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Recently, proponents of the Critical Medical Humanities have recommended more genre-specific approaches to the analyses of illness narratives, looking at cultural specificities of idioms of distress rather than exclusively at transhistorical or transcultural approaches. This genre-specific critique grounds my reading of the work of Chinese poets Guo Lusheng (*1948) and Wen Jie (*1963), diagnosed with schizophrenia and clinical depression, respectively. The study uncovers a lyrical voice that takes shape in the poets’ illness-related contents, but also in the formal aspects of the Chinese poetic tradition. I argue that the therapeutic delight of writing poetry lies less in expressing subjective experiences than in finding poetic forms that integrate individual experiences into a collective form of illness poetics.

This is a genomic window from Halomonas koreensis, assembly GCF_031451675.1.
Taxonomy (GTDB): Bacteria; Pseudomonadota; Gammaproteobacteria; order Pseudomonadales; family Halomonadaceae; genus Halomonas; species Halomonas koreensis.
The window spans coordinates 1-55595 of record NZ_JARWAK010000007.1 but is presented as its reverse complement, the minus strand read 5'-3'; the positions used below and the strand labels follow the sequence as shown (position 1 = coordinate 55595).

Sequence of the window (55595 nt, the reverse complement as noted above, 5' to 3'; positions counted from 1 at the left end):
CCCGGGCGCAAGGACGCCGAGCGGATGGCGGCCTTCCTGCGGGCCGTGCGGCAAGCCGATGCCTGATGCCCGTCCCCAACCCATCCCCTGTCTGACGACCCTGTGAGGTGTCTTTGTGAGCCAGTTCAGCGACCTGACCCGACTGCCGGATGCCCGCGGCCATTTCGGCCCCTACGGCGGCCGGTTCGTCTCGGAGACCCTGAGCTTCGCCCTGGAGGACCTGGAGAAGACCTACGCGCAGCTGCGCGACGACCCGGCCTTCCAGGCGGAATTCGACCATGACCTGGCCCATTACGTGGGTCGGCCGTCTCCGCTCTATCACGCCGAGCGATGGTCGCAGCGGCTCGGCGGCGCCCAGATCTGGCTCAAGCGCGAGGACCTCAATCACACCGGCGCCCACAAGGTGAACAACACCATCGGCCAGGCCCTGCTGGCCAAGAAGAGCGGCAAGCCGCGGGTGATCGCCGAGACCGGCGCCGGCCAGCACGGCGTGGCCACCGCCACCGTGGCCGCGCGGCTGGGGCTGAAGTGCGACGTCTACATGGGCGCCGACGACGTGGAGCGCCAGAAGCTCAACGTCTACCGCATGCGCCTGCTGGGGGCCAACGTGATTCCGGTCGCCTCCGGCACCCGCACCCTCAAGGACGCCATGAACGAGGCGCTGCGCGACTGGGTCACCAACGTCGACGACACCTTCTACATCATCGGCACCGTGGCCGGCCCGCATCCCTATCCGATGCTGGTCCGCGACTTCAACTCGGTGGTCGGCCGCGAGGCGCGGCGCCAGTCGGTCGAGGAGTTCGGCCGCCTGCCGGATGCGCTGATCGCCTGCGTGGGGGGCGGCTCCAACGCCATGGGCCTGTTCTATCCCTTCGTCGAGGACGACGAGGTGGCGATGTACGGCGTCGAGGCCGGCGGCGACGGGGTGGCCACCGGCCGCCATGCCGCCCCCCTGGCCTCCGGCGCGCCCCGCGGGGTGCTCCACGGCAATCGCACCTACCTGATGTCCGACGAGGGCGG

|Title of host publication||Jahrbuch Literatur und Medizin|
|Publisher||Universitats Verlag, C. Winter|
|Publication status||Published - 2018|
Bibliographical noteThis essay is a small and modified excerpt from Birgit Bunzel Linder: Metaphors unto themselves – mental illness poetics and narratives in recent Chinese poetry. In: Howard Y. F. Choy (ed.): Discourses of disease: writing illness, the mind and the body in modern China. Leiden 2016, pp. 90– 121.
BUNZEL LINDER, B., 19 May 2016, Discourses of Disease: Writing Illness, the Mind and the Body in Modern China. Brill, p. 90-120 31 p.
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